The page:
MIPS microprocessors are an unusual tale in the world of CPUs. First of all, MIPS, the developer, doesn’t manufacture them. The company develops the micro-architecture and sells patents for its use. As a result, there are much more processors with the MIPS architecture (mostly 32-bit ones, of course) than with the x86 one! Particularly, from one third to half of all processors embedded into various kinds of household appliances are MIPS! Well, this article is not about embedding.
The fastest solution from MIPS is called R16000. It is a 64-bit processor, which, for example, was used by SGI, a firm known for its video-editing workstations.
The R16000 contains 32KB of dual-channel partially-associative L1 instruction cache (curiously, the access time doesn’t depend on whether the instructions in the cache are “leveled up”) and 32KB of dual-channel L1 data cache. The latter is divided into two independent banks. The processor also contains two 64-bit ALUs and two FPUs, one of which is responsible for addition and another for multiplication (and some other more complex operations). The R16000 supports out-of-order execution and a register renaming mechanism. The pipeline of the R16000 has only 6 stages.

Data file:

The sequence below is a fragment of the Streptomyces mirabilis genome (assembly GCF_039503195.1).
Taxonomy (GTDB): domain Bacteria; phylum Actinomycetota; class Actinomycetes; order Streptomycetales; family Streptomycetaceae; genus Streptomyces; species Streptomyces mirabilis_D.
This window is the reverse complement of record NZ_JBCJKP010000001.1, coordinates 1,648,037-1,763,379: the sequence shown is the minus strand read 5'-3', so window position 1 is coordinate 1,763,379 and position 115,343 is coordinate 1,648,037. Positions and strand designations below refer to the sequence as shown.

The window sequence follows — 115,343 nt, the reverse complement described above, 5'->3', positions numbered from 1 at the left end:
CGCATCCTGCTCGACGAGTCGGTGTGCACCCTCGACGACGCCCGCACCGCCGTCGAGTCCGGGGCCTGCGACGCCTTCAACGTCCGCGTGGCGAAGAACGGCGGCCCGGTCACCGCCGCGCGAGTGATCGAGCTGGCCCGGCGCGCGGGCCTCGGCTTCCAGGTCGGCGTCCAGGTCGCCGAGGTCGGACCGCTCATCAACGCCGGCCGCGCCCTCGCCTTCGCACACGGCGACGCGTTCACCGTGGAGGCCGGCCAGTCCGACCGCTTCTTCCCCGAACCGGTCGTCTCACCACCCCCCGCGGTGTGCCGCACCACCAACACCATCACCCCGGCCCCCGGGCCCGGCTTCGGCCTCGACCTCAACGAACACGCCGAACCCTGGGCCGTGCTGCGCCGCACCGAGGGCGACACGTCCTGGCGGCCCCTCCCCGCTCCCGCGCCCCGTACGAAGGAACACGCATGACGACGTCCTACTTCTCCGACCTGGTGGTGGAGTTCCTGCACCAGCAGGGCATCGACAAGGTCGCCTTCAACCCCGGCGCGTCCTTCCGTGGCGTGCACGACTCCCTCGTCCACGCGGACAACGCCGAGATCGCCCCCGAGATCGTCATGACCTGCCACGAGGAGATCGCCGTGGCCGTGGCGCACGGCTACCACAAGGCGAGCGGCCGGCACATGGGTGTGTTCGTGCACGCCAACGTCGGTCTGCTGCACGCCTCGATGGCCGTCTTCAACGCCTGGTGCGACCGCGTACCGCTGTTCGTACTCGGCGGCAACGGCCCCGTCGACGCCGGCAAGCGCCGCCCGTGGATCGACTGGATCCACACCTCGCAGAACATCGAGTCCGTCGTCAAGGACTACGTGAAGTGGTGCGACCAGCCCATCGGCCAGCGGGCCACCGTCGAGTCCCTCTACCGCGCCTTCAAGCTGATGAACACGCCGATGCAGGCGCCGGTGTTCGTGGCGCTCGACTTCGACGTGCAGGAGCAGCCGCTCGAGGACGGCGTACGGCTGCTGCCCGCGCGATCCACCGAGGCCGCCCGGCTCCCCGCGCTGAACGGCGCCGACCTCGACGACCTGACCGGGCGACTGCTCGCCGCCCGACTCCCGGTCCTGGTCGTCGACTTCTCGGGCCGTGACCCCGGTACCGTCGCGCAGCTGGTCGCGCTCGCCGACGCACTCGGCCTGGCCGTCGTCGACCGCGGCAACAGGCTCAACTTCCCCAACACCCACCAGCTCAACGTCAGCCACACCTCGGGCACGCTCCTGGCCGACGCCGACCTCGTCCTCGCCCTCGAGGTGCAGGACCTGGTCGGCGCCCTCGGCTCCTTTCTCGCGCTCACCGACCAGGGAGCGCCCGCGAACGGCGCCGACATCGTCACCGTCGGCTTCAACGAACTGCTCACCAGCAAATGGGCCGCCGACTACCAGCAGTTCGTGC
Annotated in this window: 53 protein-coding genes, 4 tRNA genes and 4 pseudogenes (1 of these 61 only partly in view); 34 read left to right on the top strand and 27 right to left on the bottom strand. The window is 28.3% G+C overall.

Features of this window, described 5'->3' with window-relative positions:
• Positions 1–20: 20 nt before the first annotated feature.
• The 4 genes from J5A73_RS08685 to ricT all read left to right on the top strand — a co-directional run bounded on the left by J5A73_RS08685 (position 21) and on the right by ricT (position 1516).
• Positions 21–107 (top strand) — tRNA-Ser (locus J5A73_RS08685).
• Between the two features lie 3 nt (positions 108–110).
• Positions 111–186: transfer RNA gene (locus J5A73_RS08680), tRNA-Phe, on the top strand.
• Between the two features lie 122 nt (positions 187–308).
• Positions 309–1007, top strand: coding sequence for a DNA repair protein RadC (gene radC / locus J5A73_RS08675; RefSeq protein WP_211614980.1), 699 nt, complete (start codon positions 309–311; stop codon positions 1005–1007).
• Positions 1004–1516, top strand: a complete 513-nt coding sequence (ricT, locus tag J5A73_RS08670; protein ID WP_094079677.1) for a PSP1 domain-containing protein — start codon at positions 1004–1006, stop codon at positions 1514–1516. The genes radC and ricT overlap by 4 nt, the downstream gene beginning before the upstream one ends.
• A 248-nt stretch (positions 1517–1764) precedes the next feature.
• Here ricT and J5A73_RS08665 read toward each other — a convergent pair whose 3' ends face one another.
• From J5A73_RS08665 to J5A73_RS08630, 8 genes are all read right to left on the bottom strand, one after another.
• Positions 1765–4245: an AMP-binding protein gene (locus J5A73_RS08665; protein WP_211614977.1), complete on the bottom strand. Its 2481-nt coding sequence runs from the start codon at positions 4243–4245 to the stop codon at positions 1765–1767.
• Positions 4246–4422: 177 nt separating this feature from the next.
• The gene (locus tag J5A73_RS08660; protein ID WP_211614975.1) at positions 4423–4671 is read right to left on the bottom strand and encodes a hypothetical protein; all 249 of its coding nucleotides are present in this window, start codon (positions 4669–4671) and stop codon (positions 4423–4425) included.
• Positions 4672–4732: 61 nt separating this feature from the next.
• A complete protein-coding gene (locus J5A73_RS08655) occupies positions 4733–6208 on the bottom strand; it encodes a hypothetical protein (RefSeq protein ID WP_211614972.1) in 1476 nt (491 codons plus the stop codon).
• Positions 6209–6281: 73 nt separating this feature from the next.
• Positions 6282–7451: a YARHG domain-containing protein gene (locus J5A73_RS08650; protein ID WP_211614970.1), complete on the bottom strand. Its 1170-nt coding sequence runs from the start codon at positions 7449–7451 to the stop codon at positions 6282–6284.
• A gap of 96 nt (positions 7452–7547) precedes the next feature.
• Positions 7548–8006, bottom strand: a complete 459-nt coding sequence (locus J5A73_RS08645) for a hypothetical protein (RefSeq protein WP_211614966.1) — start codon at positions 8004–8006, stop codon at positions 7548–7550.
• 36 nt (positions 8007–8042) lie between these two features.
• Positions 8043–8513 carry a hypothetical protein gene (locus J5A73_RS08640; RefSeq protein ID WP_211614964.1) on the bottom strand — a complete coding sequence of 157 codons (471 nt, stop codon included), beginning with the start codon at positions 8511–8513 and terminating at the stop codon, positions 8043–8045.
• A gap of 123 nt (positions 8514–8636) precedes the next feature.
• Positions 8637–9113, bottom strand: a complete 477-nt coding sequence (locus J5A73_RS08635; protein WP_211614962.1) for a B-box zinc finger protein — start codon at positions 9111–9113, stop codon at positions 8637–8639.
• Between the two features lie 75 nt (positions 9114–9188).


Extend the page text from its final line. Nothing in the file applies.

The L2 cache is external, DDR SRAM, and works at half the CPU frequency, using the DDR protocol. That is, the data come in at the frequency of the processor. The bus of the L2 cache is 128 bits wide (plus 16 bits for error correction). The size of the L2 cache is up to 16MB, typically 4-8MB. The branch-prediction unit uses a 2K branch history table.
The system bus is 64 bits wide and works at 200MHz. The fastest variety of the R16000 works at 700MHz clock rate. Architecturally, the R16000 (like its predecessors) has a large register file - 64 integer resisters and 64 floating-point registers.
Unfortunately, I couldn’t find the performance results of the R16000 among the official results of the SPEC committee. I did find those of its predecessor, the R14000 model. They differ in the system bus frequency (200MHz against 100MHz). The maximum frequency of the R14000 is 600MHz.
So, the R14000 scored 483 in SPEC_int base 2000 and 499 in SPEC_fp base 2000.
As you see, the R14000 doesn’t show a sparkling performance by the today’s show-business standards. Even if we multiply the results by one and a half (the R16000 has a faster system bus), we won’t get an acceptable number. Anyway, the strong point of workstations and servers from SGI has always been the NUMA-flex architecture, which allows uniting up to 1024 processors into one computer under control of one copy of an operation system (called Irix). Besides that, four processors can be directly attached to each other, without switches, but such systems never really took off.
Today SGI has switched to the Itanium, so there is little hope we will see the MIPS R16000 platform developing any further.